“I’m just speechless,” Wynter said. “None of the individual awards mean much to me, everyday I walk into the gym, I look at the CAA Championship banner, and I just want to put one right next to that one, I’m just speechless.”
“You’re getting an incredible degree, a top 100 academic program at Drexel, and now you’re getting a top 100 basketball experience as well and that’s a pretty awesome feeling for a young man to have.” Spiker added.
This is a super gratifying win for all involved when you look big picture or small picture.
Looking smaller picture, the circumstances surrounding this season with COVID and everything that comes with it including pauses, quarantines, having a swab shoved up your nose multiple times a week, it’s a challenge for everyone involved.
“It might be one of the hardest [championship] to win,” Wynter said. “No spring session, no summer session to get freshmen ready and build chemistry and kind of just throwing everybody in September and see what you get by the time the season starts, this season was definitely odd.”
Drexel had nine games cancelled due to COVID protocols, and they even ended up playing just two conference games at home. The seeding for the tournament was all out of whack, and some of the seeding was pretty misleading, hence why Drexel only earned a 6-seed.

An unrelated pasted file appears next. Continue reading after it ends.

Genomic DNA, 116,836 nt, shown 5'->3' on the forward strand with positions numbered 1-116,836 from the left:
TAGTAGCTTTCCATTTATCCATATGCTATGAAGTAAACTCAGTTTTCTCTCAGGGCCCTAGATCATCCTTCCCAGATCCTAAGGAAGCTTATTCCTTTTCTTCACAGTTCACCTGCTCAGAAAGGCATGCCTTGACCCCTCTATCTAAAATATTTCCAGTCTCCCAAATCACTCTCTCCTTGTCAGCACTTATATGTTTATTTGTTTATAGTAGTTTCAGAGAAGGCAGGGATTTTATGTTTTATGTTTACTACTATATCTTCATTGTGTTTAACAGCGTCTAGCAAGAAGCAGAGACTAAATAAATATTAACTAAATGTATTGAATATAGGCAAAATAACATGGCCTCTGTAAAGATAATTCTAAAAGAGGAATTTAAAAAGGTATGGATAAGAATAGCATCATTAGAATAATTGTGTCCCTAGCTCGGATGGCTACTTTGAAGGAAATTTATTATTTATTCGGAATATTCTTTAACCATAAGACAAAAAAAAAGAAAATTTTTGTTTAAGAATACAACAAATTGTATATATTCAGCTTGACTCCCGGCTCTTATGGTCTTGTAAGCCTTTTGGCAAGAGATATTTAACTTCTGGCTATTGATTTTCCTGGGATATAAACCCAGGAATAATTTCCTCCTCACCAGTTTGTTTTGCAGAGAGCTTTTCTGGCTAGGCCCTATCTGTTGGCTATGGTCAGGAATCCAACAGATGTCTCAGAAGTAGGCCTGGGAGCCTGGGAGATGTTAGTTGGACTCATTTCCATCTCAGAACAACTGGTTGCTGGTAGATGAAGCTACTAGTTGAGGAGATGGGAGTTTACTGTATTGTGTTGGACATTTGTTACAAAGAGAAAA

“Listen, if we lose that game to JMU, we have to play another game,” Spiker said. “Four games in four days are more difficult as three games in three days, it put us in a situation where you play three, it was really big from that standpoint but if I’m honest, coming down here I knew we were getting better, I saw practice, I saw the film.”
Looking bigger picture, this is a culmination of a bunch of not-so-great season for the Dragons record wise. Since Spiker took over the program in 2016, the Dragons combined record is 61-88 and 26-55 in CAA play (minus conference tournaments).
“It’s a huge credit to Coach Spiker for basically turning the program around in just a couple of years and not taking chances on different guys who maybe had some more hype then other players, that’s just how we’re built.” Wynter said.